Tuesday, November 06, 2012

Geri's Game - analysis

The Premise of Geri’s Game
... and why you might care

One of my favorite short films by Pixar is Geri’s Game.  I’ve been reading a lot on writing theory these days, and thought I’d share some things I noted upon watching the short again recently.  Hopefully this post will be useful to beginner artists in the entertainment industry, or at least make for an interesting read.  If you have opinions, feel free to comment.  This is the internet, after all.

Geri’s Game is the academy award-winning short directed by Jan Pinkava that screened in front of A Bug’s Life.  It’s the story of an old man who plays chess against himself, literally, vying for a pair of dentures.

I want to look at it in terms of motivation and acting, as they stem from theme or premise.  And this is a great case to study with regards to keeping the acting consistent between characters (for you filmmakers or animators out there).  As we will see, not only are the two Geri’s handled differently in terms of personality, but the choices were made, whether consciously or intuitively, based on the story’s premise.

I’m taking my definition of “premise” from Lajos Egri to say that a premise is the underlying statement that the story seeks to prove.  That’s a most excellent concept, one that I wish I had grasped as a student, plugging away at my own short films.  In order to tell a compelling story, we need to have something to say, and we need to say it through the conflicts and resolution in the story.  And conflict resolution does not necessarily mean that a premise was proven, or even that it was consistent.  Let me keep going and see if it makes sense.

Just about everyone chants that mantra: “story is king”.  And I nearly agree.  Characters and situations should develop to serve the needs of the story, but how do you know you have a good story?  What guides the decision making in a story?  Stories are complicated beasts, but as it turns out, any good and complete story is directed by a premise or argument, and successfully proves that point of view in the given case.  If a story fails to make a judgement about the course chosen by the protagonist, the story will feel like it has holes.  Let’s be clear, I’m not talking about beating the audience over the head with some sort of pushy message, so let’s have an example.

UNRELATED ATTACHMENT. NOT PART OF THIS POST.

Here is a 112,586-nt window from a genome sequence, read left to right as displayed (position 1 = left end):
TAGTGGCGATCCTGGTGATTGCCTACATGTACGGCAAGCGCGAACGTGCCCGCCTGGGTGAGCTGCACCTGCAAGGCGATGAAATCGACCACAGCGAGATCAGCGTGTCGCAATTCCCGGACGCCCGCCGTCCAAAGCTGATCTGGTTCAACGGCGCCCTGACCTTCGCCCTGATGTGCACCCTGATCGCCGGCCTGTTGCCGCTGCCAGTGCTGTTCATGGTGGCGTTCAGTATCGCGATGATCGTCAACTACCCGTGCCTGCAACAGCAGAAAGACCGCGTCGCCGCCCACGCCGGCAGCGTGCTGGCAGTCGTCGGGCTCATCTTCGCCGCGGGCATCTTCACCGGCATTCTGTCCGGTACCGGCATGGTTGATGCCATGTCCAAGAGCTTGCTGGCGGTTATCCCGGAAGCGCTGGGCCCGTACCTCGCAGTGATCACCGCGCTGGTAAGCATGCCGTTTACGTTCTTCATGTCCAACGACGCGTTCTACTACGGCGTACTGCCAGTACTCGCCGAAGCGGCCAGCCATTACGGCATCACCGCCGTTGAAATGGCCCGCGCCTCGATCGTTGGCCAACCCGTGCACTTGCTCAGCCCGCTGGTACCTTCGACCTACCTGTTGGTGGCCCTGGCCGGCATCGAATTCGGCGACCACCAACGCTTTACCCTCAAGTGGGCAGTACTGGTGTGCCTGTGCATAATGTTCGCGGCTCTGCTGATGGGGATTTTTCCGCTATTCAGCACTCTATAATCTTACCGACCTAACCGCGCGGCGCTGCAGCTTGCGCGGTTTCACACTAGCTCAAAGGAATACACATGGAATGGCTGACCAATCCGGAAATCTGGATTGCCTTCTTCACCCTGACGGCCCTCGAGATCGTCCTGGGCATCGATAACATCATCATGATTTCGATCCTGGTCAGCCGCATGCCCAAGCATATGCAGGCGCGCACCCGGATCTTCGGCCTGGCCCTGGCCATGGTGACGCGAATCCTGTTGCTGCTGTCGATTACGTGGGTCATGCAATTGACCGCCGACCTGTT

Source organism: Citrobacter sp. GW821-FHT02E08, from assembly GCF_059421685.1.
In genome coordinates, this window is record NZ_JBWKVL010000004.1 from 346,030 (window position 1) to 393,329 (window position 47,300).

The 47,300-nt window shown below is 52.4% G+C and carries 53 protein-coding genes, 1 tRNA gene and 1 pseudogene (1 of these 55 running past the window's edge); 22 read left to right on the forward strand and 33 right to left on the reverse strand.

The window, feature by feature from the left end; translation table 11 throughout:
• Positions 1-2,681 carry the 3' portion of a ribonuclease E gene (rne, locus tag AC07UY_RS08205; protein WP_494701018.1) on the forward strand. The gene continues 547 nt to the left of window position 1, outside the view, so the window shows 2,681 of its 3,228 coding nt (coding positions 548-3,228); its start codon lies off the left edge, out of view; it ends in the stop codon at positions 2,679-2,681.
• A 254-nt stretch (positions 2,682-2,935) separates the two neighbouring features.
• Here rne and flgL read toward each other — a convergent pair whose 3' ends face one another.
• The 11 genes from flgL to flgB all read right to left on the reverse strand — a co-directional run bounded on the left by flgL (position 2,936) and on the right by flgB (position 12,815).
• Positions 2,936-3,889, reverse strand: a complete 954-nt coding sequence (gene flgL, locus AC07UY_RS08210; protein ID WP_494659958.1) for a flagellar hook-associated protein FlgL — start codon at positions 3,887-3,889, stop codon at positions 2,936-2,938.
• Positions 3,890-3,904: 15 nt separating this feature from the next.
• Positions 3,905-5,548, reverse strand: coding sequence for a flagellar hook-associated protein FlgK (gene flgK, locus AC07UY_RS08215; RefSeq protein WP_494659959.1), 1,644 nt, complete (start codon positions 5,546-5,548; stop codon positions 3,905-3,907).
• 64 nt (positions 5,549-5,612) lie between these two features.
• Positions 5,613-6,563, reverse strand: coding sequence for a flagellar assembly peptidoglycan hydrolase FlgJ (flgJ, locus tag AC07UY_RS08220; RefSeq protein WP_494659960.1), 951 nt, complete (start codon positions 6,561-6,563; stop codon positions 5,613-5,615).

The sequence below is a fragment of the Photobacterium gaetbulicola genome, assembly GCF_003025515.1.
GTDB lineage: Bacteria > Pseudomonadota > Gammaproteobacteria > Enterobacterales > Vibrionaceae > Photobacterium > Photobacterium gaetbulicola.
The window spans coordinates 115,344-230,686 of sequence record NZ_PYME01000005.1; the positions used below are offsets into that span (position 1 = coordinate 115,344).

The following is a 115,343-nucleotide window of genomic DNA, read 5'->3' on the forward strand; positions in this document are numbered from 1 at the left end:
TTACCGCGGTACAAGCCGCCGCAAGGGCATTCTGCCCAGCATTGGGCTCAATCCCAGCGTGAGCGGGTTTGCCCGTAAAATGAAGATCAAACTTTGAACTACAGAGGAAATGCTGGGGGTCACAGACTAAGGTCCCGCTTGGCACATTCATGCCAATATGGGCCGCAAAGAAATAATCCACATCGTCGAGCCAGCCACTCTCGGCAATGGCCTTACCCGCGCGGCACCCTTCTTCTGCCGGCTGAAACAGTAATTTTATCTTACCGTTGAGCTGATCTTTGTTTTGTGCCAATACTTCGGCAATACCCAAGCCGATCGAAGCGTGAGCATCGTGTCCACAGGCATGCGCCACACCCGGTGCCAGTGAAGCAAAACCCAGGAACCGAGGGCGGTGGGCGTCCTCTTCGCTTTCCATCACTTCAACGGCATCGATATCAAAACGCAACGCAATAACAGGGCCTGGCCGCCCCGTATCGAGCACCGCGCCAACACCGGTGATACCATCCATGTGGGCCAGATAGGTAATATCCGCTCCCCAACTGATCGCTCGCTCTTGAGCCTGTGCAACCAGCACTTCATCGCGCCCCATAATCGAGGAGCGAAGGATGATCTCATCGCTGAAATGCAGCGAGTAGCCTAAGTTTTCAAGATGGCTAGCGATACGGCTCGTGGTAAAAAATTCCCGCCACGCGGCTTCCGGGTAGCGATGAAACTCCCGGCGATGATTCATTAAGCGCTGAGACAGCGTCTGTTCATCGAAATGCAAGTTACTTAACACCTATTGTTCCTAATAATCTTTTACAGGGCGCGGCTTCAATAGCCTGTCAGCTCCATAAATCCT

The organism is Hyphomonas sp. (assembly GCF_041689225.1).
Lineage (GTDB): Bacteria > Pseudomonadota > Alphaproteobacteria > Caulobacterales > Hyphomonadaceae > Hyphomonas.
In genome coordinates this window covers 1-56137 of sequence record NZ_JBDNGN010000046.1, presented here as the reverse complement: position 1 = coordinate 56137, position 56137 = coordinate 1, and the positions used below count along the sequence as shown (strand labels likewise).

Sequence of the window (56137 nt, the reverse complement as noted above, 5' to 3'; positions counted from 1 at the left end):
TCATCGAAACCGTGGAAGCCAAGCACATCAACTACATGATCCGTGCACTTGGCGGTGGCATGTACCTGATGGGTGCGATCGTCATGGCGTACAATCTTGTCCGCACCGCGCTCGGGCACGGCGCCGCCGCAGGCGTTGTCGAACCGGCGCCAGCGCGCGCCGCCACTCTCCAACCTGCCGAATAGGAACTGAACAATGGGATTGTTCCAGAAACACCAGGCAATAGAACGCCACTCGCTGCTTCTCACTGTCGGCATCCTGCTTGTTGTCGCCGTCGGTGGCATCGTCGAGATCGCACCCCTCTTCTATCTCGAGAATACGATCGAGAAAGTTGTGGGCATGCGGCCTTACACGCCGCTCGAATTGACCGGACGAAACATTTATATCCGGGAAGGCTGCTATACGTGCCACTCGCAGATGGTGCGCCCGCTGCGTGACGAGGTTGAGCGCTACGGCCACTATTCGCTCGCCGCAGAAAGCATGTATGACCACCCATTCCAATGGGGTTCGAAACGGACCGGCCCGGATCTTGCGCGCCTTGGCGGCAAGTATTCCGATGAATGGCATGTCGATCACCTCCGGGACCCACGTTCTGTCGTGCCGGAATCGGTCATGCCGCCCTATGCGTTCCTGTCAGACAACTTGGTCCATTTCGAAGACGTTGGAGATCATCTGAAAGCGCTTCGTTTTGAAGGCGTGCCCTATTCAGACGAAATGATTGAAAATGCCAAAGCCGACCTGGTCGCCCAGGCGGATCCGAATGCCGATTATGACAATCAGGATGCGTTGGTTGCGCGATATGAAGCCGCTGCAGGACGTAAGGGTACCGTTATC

We will borrow an example of premise from Lajos’ book The Art of Dramatic Writing.  The premise of Romeo and Juliet is that “Love defies even Death.”  The characters and situations are built and made to interact to create a story that shows this.  The general structure of a premise is something like “________ leads to _________” and it needs to include a hint at the main players, and how the story will resolve.  Given this definition, the premise of Jurassic Park could be something like, "Attempting to control nature leads to destructive chaos." (I recently saw Wreck-it Ralph, but I'm refraining from posting what I think the premise of that movie is, until it's been out for a while. You should see it, btw.)

Now, let's get to what I think the premise of Geri’s Game is.  We have an elderly man who is actually two characters.  You may notice that the protagonist and champion (wears glasses) is framed with mostly yellow trees in the background, and the antagonist (no glasses) is framed in front of red trees, to help us differentiate between the two players.  So I’ll refer to the protagonist and 
antagonist as “Yellow Geri” and “Red Geri” respectively.
Red Geri
Yellow Geri